STORY: After six months of war, a triumphant return to the stage for these Ukrainian actors.
Their theater, a former bomb shelter, is located in the heavily bombarded city of Mykolaiv.
A few dozen theater-goers descended steep concrete steps into the subterranean venue on Thursday for the opening night of a show by the Mykolaiv Art Drama Theatre.
But not all the troupe members were there, explained actress Violeta Mamykina.
“Of course, many plays have been cancelled, because some male actors went away to fight, some went abroad as temporary refugees. So, our theatre company has become twice smaller.”
The group’s usual venue was an ornate 450-seat hall. It shut down after Mykolaiv was repeatedly targeted by Russian forces. But the size of venue, and the theater group, are not all that’s changed.
“Our theater switched to the Ukrainian language immediately after Russia’s full-scale invasion on February 24th. This process was supposed to happen more slowly. Part of our repertoire had already been in Ukrainian, but some of the plays were still in Russian. We were translating everything gradually. But after February 24th, we all became Ukrainian speakers.”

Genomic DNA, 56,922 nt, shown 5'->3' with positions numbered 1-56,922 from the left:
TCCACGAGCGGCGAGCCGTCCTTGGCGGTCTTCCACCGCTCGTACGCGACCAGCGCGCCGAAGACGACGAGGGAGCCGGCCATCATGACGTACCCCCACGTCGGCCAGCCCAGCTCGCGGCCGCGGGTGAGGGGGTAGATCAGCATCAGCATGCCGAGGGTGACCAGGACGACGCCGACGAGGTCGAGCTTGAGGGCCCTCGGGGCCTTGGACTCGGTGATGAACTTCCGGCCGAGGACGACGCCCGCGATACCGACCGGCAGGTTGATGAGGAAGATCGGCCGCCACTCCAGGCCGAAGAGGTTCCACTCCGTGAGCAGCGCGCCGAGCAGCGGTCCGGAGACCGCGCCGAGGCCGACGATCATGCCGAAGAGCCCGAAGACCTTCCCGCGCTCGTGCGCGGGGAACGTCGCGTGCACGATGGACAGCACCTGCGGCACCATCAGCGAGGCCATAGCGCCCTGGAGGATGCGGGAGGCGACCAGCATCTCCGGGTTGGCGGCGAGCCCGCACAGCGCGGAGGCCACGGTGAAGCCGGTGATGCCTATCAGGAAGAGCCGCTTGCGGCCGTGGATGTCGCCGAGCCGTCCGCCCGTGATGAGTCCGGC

Theater manager Artem Svystun described the performance as “art therapy,” and emphasized how important the tiny theater is for the many locals who stayed in the city.
At least one audience member agreed.
(Ievhen Studzinskyi, Spectator): "When I went outside, I said it plain and simple, 'It was fun'. There were tears. There was food for thought. There was a philosophy, depth. I felt really good."